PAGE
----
San Francisco, California
London, United Kingdom
The Long Now Foundation welcomes
Pulitzer Prize-winning author, journalist, historian
Discussing his book: Hell and Good Company:
Innovations Military and Medical in the Spanish Civil War
@ The Interval at Long Now: check-in begins at 6:30; talk will start at 7:30
Join us afterwards for drinks and conversation with our speaker
Rhodes looks at the Spanish Civil War and the technological innovations
in medicine and the military which occurred during that world-changing era
His subject is not the war itself but the tremors it produced, the feelings it evoked and the terrible horror it begat. He masterfully extracts huge meaning from small shards of conflict.
--Washington Post review of Hell and Good Company
Hell and Good Company (02015) tells the story of the Spanish Civil War through the eyes of the reporters, writers, artists, doctors, and nurses who witnessed it. It highlights the ideological, aesthetic, and technological developments that emerged from the conflict in Spain and that ultimately changed the world forever.
In those years Spain was a proving ground for devastating weaponry, but the war also saw life-saving breakthroughs in the technology used to treat its casualties. Rhodes writes: If destructive technology amplifies violence, constructive technology amplifies compassion, and the lessons of technology are universal.
New technologies also provoked artistic and literary responses: the firebombing of Guernica moved Picasso to create perhaps his most famous painting. Ernest Hemingway, George Orwell, and Joan Miró, amongst other artists and writers, feature in the book.
The book Hell and Good Company will be on sale and Richard will sign after his talk.
After Franco's victory, German and Italian aircraft spelled out his name in formation over Madrid
From the introduction to Hell and Good Company:
The war spurred breakthroughs in military and medical technology as well. New aircraft, new weapons, new tactics and strategy all emerged in the intense Spanish conflict. Indiscriminate destruction raining from the sky became a dreaded reality for the first time. Progress also arose from the horror: the doctors and nurses who volunteered to serve with the Spanish defenders devised major advances in battlefield surgery and front-line blood transfusion. In those ways, and in many others, the Spanish Civil War served as a test bed for World War II, and for the entire twentieth century.
Edward Barsky was an American volunteer surgeon from whom the book takes its title. He wrote: War is psychologically like hell, supernatural like it and also, as we have been taught to expect, full of good company.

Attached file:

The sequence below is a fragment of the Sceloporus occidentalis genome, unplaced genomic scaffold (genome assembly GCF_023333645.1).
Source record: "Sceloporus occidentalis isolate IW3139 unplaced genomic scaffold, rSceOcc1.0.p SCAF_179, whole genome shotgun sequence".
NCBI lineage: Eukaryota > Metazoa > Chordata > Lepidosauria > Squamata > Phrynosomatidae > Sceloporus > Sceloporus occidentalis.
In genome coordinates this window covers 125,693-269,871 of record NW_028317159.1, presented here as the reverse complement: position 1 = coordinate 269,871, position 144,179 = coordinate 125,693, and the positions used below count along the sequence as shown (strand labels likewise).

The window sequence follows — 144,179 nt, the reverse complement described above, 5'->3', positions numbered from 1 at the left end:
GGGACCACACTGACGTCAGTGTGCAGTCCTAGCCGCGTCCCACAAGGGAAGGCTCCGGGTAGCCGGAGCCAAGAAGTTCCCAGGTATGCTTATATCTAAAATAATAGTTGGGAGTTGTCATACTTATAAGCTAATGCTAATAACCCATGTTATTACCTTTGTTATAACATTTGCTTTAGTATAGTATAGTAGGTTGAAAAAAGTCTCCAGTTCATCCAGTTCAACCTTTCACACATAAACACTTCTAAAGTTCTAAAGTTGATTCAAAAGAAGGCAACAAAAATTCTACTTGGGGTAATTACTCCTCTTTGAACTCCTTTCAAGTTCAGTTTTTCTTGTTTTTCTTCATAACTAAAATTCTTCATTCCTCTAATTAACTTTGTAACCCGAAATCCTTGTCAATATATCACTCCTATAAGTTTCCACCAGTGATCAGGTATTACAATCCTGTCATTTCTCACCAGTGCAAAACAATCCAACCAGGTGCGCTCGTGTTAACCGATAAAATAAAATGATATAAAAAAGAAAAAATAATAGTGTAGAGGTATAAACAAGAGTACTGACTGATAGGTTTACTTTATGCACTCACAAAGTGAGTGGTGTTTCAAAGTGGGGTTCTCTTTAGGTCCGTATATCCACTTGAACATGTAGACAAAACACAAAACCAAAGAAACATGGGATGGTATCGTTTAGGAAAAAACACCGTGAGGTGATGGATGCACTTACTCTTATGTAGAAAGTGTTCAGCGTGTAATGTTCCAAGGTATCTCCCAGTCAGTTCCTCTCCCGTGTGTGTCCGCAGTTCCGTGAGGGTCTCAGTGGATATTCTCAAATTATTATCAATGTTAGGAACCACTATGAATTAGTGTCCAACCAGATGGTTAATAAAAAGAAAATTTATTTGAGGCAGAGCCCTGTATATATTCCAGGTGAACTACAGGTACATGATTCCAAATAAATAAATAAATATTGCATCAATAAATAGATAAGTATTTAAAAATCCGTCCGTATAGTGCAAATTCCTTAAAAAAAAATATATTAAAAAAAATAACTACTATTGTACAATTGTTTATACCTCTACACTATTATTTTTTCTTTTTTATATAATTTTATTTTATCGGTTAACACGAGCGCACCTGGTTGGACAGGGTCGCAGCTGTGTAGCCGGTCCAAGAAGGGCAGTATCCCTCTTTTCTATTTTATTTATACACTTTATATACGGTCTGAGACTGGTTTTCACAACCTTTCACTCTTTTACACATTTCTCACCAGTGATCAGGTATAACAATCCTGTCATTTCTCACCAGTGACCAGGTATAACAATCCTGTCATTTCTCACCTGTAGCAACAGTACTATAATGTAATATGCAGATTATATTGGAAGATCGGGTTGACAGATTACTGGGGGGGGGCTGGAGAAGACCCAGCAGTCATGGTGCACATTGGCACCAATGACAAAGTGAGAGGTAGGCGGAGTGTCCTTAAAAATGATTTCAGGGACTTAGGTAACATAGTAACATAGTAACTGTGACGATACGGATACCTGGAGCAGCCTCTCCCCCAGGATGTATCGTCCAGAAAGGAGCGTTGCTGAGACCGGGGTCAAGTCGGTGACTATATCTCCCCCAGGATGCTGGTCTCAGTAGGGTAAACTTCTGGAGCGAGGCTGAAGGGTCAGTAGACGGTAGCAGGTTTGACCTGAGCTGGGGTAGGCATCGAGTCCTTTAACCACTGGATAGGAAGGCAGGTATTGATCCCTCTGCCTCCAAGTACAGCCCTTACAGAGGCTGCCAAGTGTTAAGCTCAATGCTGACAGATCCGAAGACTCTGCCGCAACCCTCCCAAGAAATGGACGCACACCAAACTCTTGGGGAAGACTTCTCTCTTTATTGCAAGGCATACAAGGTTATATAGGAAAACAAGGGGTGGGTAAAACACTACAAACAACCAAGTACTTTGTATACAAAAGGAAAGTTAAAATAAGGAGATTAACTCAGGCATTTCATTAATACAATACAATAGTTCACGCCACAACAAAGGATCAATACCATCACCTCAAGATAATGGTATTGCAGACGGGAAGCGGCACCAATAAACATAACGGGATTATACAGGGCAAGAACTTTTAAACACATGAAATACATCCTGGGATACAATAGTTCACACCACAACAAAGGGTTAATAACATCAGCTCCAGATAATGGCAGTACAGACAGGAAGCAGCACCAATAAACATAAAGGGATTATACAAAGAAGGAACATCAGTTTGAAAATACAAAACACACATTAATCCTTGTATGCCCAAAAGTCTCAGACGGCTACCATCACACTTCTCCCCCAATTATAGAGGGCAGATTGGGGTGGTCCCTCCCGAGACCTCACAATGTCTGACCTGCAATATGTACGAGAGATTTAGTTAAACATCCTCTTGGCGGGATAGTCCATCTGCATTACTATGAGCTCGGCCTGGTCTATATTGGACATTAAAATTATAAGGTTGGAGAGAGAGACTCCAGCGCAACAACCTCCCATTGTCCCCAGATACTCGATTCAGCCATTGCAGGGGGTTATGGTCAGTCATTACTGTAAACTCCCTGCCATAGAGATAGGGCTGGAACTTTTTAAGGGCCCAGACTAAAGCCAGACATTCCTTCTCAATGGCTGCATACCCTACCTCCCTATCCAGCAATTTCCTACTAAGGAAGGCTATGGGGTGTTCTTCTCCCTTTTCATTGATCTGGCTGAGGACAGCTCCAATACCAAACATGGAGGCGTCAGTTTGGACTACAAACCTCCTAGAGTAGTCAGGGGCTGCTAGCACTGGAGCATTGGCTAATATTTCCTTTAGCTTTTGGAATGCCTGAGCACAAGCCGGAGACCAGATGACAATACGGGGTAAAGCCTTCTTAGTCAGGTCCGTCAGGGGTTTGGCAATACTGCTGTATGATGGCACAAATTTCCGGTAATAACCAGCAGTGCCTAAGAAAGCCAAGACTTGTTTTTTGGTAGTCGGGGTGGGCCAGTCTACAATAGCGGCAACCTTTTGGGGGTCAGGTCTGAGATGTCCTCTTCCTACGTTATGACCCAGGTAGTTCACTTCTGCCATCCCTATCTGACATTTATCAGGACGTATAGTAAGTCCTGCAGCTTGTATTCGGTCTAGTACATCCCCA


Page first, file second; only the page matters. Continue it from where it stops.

Historical photos courtesy of Richard Rhodes
Richard Rhodes is the author or editor of twenty-four books including The Making of the Atomic Bomb (Pulitzer Prize in Nonfiction, National Book Award, and National Book Critics Circle Award winner); Dark Sun: The Making of the Hydrogen Bomb (shortlisted for a Pulitzer Prize in History), four novels, the biography John James Audubon, and an investigation of the roots of private violence: Why They Kill; A Hole in the World.
He has been a visiting scholar at Harvard and MIT and a host and correspondent for documentaries on public television's Frontline and American Experience series. Amongst numerous fellowships for research and writing, he has received grants from the Ford Foundation, the Guggenheim Foundation, the MacArthur Foundation Program in International Peace and Security and the Alfred P. Sloan Foundation.
Richard Rhodes spoke previously for Long Now in 02010 in a Seminar About Long-term Thinking entitled Twilight of the Bombs.
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Photos of The Interval at Long Now:
Photo by Michael David Rose
Photo by Patricia Chang
Photo by Because We Can
When & Where
The Interval at Long Now
The Interval at Long Now is a bar, cafe and venue for talks and other gatherings located in historic Fort Mason Center on San Francisco's north shore within site of the Golden Gate Bridge and Alcatraz. The Interval serves delicious beverages in a room full of mechanical wonders and thousands of books.
We are open daily from 10AM to midnight. Events are typically on Tuesday nights a few times a month. Tickets usually go on sale 2 weeks prior to the event. Our talks tend to sell out quickly due to our limited capacity.
Long Now members can purchase tickets before the general public.
The Interval is home to The Long Now Foundation which is dedicated to long-term thinking through projects including building a 10,000-year Clock, the monthly Seminars About Long-term Thinking (SALT), The Rosetta Project, PanLex, and Revive & Restore.